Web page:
Multnomah County Commissioner Deborah Kafoury is pushing forward a resolution to oppose the state’s proposed deep cuts to the Temporary Assistance to Needy Families, or TANF program.
The Multnomah County Board of County Commissioners will vote on the resolution tomorrow, May 5. Street Roots reported on the cuts to the family- support program in our April 15 edition.
Street Roots has also created an avenue for people to write lawmakers and the Governor to ask not to cut the program.
More from the announcement from Kafoury’s office:
The Governor and the Oregon Legislature are discussing cuts to the TANF program, which provides cash assistance and job training to extremely low income families. The proposed cuts include limiting lifetime eligibility for assistance to 18 months, making Oregon’s time limit the shortest in the nation and less than 1/3 of the federal time limit of 60 months. About 7,000 families, including 11,000 children, would lose their TANF benefits by June 2013 under this proposal. The proposed cuts also reduce cash benefits and job training programs that help parents find work and become self sufficient.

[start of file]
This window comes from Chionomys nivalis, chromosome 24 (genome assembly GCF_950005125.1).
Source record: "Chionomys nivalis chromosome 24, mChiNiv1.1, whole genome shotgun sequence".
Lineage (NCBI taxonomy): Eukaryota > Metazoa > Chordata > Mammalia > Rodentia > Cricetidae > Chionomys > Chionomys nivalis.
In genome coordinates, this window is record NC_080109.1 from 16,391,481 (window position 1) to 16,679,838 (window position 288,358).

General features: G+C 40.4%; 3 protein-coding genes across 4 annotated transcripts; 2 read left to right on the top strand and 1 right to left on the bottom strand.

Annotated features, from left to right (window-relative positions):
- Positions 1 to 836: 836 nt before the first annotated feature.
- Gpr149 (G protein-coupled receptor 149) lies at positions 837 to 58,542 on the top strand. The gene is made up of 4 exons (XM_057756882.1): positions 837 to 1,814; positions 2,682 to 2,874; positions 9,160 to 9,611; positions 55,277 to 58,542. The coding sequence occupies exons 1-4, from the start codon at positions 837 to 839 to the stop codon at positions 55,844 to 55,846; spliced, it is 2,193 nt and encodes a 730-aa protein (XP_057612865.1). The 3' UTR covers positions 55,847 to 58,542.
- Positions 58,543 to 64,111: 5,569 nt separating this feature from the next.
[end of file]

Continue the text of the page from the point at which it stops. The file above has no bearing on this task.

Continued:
Oregon’s TANF program currently provides cash assistance to 30,108 families (54,000 children), 8,353 of whom live in Multnomah County. “I have no doubt that the county will see an increase in dependence on our safety net programs as a result of these cuts,” says County Commissioner Deborah Kafoury.
“Cutting TANF is not going to solve the budget problems in Salem,” says Kafoury. “It will have a real and harmful impact on the lives of children in our community. TANF helps parents work their way out of poverty and become self sufficient. Taking away parents’ ability to provide food or shelter for their children is not good policy and will be devastating for thousands of families.”
TANF only serves families with children with incomes less than 40 percent of the federal poverty level ($7,300 per year for a family of three). The current maximum monthly benefit for a family of three is $506.
“TANF assistance may make the difference between a family living in a home or on the street,” says Kafoury. “The Oregon Department of Human Services has predicted that these cuts could mean more children end up homeless or in our foster care system.”
“We cannot stand by and allow these cuts to happen. We urge Multnomah County residents to call or write to the governor and your state legislators. We can do better,” says Kafoury.